In a famous collection of novels, titled Favole al Telefono (Telephone Tales), Italian writer Gianni Rodari tells the story of a small town struggling with social turmoils.
Titled Il Palazzo da Rompere (The Smashing House), and settled in Busto Arsizio (a small town in Northern Italy), the novel describes a urban community anguished by juvenile violence: hyperactive children smashing everything. Fines do not stop the devastation and laws are useless, because children do not care about them.
Eventually, an accountant suggests the construction of a furnished building to be vandalized by the young. The plan works and the children exit the palace completely exhausted.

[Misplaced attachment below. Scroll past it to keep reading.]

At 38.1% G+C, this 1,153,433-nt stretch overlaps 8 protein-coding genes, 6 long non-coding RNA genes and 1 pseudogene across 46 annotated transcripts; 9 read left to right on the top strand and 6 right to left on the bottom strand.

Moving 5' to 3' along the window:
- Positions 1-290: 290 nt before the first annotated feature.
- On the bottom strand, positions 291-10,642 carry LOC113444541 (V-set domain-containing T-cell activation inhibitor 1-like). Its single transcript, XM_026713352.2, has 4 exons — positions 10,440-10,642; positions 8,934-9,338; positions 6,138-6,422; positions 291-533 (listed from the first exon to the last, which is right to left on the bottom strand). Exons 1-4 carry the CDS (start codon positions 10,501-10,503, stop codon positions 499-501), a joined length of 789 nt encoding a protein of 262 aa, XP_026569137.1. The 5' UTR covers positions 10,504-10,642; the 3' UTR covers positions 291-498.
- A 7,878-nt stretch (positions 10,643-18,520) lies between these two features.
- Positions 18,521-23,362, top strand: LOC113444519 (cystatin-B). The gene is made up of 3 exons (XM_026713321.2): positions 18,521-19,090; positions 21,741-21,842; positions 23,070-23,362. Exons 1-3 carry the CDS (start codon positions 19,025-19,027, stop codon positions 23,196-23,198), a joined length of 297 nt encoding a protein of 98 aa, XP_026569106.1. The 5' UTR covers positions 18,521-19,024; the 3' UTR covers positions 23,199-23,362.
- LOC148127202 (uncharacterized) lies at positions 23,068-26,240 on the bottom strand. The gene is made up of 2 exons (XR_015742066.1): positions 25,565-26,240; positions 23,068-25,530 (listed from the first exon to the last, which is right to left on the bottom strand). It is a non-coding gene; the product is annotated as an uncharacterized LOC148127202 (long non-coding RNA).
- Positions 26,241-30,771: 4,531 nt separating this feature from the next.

Il Palazzo da Rompere curiously foresaw the advent and success of anger rooms, today popping up all around the world; in addition to this, the story is a metaphor of the ways different forms of power absorb even the most violent and irrational force inside or outside society.
Considering the many limitations to the free expression and control of our bodies in contemporary society, we drew inspiration from the novel in order to build a partecipative sculpture.
Turborage consists of one or more pillars of soft cement and the public is free to vent on them with a wooden stick or a baseball bat. Given the softness of the material, each pillar carries the marks of the visitors’ actions, becoming an abstract sculpture.